August 02, 2004 - 10:18 amSISYPHUS
Of all the Greek myths, the myth of Sisyphus is the one that really does it for me.
If you donít know who he was, hereís a quick synopsis: Basically, according to Homer, Sisyphus was an arrogant, passionate, self-righteous guy who thought he was above the rules of the gods and even cheated death for a while. The gods warned him lots of times to stop being so cocky and to stop pulling stuff over on them, but he eluded them and continued his zealous living. Ultimately, however, he was caught, sent to hell, and punished by having to push a huge boulder up an unbelievably steep hill, only to have it roll back down once he got it almost to the top. Then he had to walk back down the hill and push it up again. Over and over. Ad infinitum (thatís Latin for Ďa long ass timeí).
Now what the gods didnít count on was the fact that Sisyphusí passion for life came not from the objects of the world itself (although he did enjoy the sensual stuff), but from the joy of being the master of his own world. He controlled what he could to make his life exactly the way he wanted it, and, after a brief period of adjustment to eternal damnation, he regained control of his situation simply by laughing at his fate and doing his best with the task at hand. Over and over. Ad infinitum. Every new start pushing that boulder up that hill was a triumph over the gods who put him there.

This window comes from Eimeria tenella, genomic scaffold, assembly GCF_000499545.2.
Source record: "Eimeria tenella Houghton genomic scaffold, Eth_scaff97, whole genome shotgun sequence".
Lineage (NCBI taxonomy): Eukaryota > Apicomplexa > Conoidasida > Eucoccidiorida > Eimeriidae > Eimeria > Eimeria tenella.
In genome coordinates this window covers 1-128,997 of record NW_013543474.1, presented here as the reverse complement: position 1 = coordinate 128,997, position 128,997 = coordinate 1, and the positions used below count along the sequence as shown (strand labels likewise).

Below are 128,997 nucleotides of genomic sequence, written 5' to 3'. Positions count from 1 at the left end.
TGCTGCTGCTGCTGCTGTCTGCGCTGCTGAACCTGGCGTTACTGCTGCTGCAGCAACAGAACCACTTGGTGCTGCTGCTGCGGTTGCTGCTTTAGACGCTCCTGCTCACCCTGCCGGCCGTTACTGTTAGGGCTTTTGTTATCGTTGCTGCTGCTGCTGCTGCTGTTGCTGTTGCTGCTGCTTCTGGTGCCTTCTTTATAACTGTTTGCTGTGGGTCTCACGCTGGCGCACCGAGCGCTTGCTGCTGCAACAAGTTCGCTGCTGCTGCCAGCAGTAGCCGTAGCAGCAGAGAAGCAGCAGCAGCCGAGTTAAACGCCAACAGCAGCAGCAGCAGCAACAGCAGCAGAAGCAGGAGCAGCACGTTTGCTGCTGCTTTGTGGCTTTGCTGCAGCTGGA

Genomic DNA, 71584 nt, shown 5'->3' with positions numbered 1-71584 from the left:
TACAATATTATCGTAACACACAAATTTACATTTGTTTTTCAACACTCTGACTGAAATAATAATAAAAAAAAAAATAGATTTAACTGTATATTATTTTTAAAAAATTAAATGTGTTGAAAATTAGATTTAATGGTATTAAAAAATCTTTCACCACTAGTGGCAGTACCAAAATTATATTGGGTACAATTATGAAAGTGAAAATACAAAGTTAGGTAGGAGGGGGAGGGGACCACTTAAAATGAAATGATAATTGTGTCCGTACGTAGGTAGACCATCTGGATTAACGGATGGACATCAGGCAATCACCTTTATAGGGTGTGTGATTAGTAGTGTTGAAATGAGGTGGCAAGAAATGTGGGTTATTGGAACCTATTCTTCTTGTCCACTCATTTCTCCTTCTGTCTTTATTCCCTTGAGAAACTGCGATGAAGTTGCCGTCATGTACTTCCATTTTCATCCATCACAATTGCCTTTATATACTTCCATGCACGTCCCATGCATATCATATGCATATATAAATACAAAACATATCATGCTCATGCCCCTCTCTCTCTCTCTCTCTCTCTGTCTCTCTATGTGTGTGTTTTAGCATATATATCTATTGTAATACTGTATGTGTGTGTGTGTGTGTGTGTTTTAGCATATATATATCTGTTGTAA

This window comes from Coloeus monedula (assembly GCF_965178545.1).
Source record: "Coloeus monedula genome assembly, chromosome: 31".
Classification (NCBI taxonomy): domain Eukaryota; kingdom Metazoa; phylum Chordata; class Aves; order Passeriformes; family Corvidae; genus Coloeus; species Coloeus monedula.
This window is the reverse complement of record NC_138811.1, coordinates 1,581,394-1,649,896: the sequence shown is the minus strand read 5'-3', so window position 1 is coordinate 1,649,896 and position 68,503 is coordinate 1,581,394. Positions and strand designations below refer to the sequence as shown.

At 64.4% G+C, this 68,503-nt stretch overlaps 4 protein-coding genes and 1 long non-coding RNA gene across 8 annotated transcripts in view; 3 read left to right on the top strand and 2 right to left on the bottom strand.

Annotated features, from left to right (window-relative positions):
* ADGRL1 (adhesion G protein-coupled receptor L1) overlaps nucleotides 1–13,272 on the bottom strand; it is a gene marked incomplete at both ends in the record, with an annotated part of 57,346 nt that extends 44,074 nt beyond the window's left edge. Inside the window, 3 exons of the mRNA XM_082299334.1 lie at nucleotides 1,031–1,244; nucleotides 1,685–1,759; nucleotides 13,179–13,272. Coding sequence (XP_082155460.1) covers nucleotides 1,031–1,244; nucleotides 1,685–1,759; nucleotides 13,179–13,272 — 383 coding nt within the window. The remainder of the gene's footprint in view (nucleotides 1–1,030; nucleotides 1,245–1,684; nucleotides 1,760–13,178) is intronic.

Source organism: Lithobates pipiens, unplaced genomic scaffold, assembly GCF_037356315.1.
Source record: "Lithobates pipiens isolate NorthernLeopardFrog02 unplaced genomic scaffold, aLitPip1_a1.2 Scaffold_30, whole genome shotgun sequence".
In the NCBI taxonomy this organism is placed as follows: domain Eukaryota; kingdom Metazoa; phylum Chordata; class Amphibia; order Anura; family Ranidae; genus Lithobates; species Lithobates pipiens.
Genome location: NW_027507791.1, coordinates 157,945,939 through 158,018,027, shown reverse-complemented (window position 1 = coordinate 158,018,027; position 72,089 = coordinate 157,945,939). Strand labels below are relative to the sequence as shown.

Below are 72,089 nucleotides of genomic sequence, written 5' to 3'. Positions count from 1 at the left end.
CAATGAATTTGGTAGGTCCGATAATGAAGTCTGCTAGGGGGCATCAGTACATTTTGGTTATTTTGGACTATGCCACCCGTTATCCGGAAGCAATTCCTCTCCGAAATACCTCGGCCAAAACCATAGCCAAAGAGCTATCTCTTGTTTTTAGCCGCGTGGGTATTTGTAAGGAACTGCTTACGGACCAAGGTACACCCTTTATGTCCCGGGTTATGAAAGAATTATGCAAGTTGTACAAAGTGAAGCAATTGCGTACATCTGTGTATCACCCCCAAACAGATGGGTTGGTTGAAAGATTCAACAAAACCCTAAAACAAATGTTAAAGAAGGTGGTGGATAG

I love that story.
I lived a charmed life up until I was fifteen. I had great parents who loved and respected each other and their children and took care to see that my sister and I were educated to be compassionate, respectful, resourceful, critical thinkers. I had enough to eat, warm clothes, a nice home, and a close, happy family. Everyone should be so lucky.
Skipping ahead ten years or so over a bunch of stuff which by anyoneís standards pretty much sucked, shook my foundations to the point of nearly crumbling, took me completely unprepared, or all of the above, Iím now well into that adjustment period where I once again become master of my world. The paradox that Sisyphus embraced and I am still working on is that happiness derived from the pleasure of this earth is absolutely necessary, but should be symptomatic of a deeper happiness which comes from another place entirely and transcends everything of this earth.
Every day the trek down the mountain to push my boulder up again becomes a little less daunting than the day before. It is not a tragedy to be aware of the futility of our efforts. It is freedom.
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